5. Avoid controversial topics. Keep your speech on topics that aren’t controversial, offensive, or embarrassing. You would think this is common sense, but people somehow forget this when they’re standing with a microphone in their hand in front of a crowd of people. What gets people in trouble is attempting to be funny by sharing some embarrassing story or cracking some lame joke about a ball and chain. It usually comes out horribly and no one laughs. It’s okay to share a humorous anecdote, but not one that gets laughs at the expense of your friend and his new wife and embarrasses them and their guests.

Don’t talk about the groom’s past relationships, don’t tell people what you really thought of your buddy’s wife when you first met her, don’t slam the food, don’t make comments about “looking forward to the honeymoon” while winking at the bride–basically, just use some tact and common sense.

6. Avoid inside jokes. I hate when people do this in small groups. I hate it even more when people do it in front of larger groups. If you want to keep people’s attention, save the inside jokes for when it’s just you and your friend.

7. Keep it short. Nothing irritates people more than some rambling drunk going on and on and on. People have probably already listened to the maid of honor and the bride’s father give their spiel. By the time they get to you, the crowd is ready to eat cake and get on with it. Shoot for no more than five minutes.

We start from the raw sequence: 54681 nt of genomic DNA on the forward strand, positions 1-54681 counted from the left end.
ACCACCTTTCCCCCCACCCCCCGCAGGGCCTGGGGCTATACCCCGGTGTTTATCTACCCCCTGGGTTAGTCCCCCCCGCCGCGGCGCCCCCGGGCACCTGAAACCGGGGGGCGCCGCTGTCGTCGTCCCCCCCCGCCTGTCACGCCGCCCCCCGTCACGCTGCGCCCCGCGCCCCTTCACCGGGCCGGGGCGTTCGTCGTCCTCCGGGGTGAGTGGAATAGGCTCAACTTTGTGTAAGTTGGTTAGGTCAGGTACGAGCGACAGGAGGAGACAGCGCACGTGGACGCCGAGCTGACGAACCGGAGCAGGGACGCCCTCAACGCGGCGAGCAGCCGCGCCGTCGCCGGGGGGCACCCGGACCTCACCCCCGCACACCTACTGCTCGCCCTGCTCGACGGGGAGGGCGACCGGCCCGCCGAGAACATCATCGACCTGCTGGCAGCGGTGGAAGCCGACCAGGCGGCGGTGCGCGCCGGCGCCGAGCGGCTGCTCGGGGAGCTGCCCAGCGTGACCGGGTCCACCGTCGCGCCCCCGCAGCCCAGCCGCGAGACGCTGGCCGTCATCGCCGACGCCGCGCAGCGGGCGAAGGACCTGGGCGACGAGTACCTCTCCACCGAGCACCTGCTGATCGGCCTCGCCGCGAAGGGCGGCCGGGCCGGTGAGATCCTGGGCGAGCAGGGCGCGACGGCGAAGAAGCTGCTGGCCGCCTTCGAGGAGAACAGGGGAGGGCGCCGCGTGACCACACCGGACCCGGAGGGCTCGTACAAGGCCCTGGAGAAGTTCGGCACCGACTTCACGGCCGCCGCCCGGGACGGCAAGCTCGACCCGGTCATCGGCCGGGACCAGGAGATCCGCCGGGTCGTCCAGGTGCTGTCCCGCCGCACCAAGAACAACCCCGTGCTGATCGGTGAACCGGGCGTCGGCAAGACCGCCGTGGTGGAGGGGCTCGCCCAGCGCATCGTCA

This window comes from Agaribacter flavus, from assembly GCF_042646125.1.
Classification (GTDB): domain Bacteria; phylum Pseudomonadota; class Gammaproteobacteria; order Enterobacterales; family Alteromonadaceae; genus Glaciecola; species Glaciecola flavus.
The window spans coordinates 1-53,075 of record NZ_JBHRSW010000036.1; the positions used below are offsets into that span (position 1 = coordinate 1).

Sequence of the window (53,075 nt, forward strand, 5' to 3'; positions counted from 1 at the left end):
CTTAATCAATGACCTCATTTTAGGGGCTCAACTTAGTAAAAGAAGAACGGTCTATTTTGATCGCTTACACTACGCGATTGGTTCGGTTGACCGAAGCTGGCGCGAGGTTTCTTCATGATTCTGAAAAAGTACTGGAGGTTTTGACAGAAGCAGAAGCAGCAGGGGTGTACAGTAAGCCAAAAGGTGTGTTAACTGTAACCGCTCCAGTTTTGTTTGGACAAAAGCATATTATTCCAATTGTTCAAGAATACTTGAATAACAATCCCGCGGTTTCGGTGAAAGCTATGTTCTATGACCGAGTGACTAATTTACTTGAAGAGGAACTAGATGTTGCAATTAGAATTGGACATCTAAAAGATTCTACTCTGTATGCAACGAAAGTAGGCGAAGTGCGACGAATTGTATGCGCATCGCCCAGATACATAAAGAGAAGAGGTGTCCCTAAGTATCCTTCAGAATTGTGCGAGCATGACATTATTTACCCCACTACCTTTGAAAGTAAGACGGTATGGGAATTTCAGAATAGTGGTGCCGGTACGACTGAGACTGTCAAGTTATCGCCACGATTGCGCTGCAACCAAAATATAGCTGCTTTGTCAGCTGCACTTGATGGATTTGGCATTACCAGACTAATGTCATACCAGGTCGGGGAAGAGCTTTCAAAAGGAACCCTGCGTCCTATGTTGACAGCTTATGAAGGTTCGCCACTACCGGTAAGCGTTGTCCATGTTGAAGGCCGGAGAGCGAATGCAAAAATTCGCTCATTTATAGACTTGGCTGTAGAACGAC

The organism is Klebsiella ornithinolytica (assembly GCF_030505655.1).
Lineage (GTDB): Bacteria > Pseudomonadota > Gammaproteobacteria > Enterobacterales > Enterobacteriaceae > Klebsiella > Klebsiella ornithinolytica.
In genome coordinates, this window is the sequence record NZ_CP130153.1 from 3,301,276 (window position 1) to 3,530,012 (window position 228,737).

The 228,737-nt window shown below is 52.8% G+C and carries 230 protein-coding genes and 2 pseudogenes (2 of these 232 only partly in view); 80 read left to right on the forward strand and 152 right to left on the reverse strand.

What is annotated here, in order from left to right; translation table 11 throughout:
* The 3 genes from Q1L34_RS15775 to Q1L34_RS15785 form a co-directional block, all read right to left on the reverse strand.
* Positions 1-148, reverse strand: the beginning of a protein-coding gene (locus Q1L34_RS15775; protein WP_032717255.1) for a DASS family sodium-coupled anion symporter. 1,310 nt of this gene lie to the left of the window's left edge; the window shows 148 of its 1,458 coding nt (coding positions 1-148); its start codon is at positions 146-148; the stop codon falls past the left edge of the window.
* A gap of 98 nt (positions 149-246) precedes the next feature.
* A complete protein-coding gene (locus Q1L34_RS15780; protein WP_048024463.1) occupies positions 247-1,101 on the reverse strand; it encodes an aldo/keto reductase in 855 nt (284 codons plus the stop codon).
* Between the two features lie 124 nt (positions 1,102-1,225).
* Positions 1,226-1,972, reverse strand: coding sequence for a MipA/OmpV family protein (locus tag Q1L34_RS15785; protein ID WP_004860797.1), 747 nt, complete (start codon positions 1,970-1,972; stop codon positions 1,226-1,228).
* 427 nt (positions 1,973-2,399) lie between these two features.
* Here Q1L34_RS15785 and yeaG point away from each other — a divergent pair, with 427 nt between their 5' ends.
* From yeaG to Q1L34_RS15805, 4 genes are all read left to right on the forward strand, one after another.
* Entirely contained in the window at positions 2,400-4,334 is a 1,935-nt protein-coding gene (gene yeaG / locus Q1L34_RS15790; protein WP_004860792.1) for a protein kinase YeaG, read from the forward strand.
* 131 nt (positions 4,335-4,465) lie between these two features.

8. End with a quote. An easy way to end is by using a quote that wraps the speech up nicely. In “How Do You Know When She’s the One?” I shared the quote my father-in-law used at my wedding. You can’t go wrong with it: “Marriage is not about finding a person you can live with, it’s about finding the person you can’t live without.” After that you can simply say, “My friend has found that person.” The End.

9. Raise your glass and propose a toast. Raise your glass and say something to the effect of: “Here’s to a lifetime of happiness and love for ____ and ____!”

10. Remember to be yourself. No need to get formal or try to be someone you’re not. And there’s no need to follow these instructions exactly either. Simply use them as a guide and be yourself. Let it flow naturally. Use your natural voice and mannerisms. Make it personal and sincere and say things from the heart and you should be golden.

Here’s your crib sheet:

1. Open by thanking those who made the day possible–end the intro with saying “Thank you to all those who have made it here today.”

2. Transition to your speech: “I am especially glad to be here on this occasion to celebrate this wonderful day with my friend/brother.”

3. Talk about how you know the groom, why you’re grateful for having him as your friend, and why he’s such an upstanding guy.

4. Share a story about your friend and connect it to the couple.

5. Raise your glass and ask everyone to join in a toast to the happy couple.

6. Let out a sigh of relief.